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Meet the Artist

Vassil Ivanoff was the son of Maria Koitcheva and Ivan Ivanov. After the First World War, he became a teacher and began studying plastic art, painting, drawing and theatrical decoration in Bulgaria.
Settled in France in 1922, first in Marseille, then in Paris, he exercised, until 1945, several professions: house painter, painter, decorator, fabric painter and art photographer. He married Henriette Moser in 1927 with whom he had two kids, Ania and Vania.

He spent nearly two decades in Paris, hosted in Philippe Halsman's ex studio after the latter left for NYC. Halsman, the famous American photographer,  was the husband of Henriette's sister, Yvonne.

Vassil travelled before the war, most notably to Greece and Bulgaria.

Before leaving Paris and his family for La Borne, he photographed and painted a lot. This website displays a number of his pictures.

Around the age of 50 he discovered the art of clay by reading the Art of Pottery, a book by the English ceramist William Lee. He then chose to make it his profession.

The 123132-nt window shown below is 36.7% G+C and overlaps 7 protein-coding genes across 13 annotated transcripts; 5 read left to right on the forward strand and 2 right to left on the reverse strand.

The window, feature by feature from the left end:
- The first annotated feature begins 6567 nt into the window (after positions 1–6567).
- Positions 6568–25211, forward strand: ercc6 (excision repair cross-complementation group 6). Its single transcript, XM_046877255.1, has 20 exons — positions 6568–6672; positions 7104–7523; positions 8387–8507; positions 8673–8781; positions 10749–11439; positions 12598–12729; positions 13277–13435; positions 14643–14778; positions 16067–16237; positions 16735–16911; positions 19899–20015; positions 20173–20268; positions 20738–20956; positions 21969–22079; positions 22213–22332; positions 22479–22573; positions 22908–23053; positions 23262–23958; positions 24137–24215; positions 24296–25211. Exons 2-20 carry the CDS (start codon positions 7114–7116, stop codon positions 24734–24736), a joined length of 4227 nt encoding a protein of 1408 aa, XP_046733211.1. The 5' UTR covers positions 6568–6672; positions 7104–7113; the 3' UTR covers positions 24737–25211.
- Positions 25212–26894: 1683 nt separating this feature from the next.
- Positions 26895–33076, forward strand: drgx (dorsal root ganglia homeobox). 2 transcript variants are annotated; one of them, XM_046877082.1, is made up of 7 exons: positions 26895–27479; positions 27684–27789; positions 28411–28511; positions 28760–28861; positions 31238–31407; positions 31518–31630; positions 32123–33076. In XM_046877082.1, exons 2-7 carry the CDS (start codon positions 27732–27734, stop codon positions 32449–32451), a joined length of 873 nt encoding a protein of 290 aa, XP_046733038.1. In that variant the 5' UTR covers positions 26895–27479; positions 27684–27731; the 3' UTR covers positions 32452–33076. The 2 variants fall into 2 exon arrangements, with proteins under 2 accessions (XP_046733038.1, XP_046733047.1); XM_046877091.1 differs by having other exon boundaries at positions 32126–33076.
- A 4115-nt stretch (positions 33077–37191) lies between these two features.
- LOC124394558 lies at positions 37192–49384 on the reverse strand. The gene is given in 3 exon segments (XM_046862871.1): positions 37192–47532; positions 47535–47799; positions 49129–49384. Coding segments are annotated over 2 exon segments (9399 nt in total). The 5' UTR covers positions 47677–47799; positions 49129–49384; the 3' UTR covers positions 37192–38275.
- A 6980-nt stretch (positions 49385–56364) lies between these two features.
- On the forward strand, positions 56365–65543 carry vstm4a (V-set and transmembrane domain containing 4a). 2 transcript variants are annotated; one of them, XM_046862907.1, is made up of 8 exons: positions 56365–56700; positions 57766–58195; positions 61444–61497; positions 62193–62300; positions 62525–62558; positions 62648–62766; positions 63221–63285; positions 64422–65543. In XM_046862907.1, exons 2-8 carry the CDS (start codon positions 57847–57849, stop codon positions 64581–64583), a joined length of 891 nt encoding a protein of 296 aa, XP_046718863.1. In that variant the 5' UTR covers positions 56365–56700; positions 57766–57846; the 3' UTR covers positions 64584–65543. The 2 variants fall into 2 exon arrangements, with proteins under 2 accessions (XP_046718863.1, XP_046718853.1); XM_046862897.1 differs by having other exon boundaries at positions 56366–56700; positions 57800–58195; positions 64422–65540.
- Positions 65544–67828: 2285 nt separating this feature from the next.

He settled in La Borne in 1946 to devote himself to the work of sandstone. A good depiction of La Borne was provided by Dr. Patrick Mc Coy in his thesis (see, Chapter XVIII is about Ivanoff).

In La Borne, he met his new lifetime partner, Denise Roux. Equipped with a wood-fired oven, he himself looked for raw clay, oak wood to fuel his oven, turned, prepared his enamels and cooked, determined to discover all the mysteries of pottery.
The quality of its oxblood enamels contributed to its reputation and placed it in the great tradition of the ceramists of this pottery centre. A prominent figure of the 20th century, he was considered the first ceramic expressionist.

His unclassifiable sculptures, the result of assembling turned and cut pieces, testify by their monumental character to the evolution towards plastic ceramics.

Vassil Ivanoff is at the origin of the revival of modern ceramics, and in particular that of stoneware which reached its peak in the 1970s.

His work, made up of nearly three thousand pieces, evolved between traditional pottery made on the wheel and sculptor's ceramics. We discover three types of creations: engobed plates and pieces with engraved decoration, sculptures and enamelled pots. (credits to Wikipedia).

His work has been promoted since 1973 by the "Vassil Ivanoff Association", created by Denise Roux and friends : it presented a selection of works of art in the original settings of his workshop and kiln. In 2022, the Association transferred its mission and the works it had to "Association Musée de la Borne". You can find more information at

A short French version of Vassil's biography is presented by Christine Lavenu in her Art Angelux Website.

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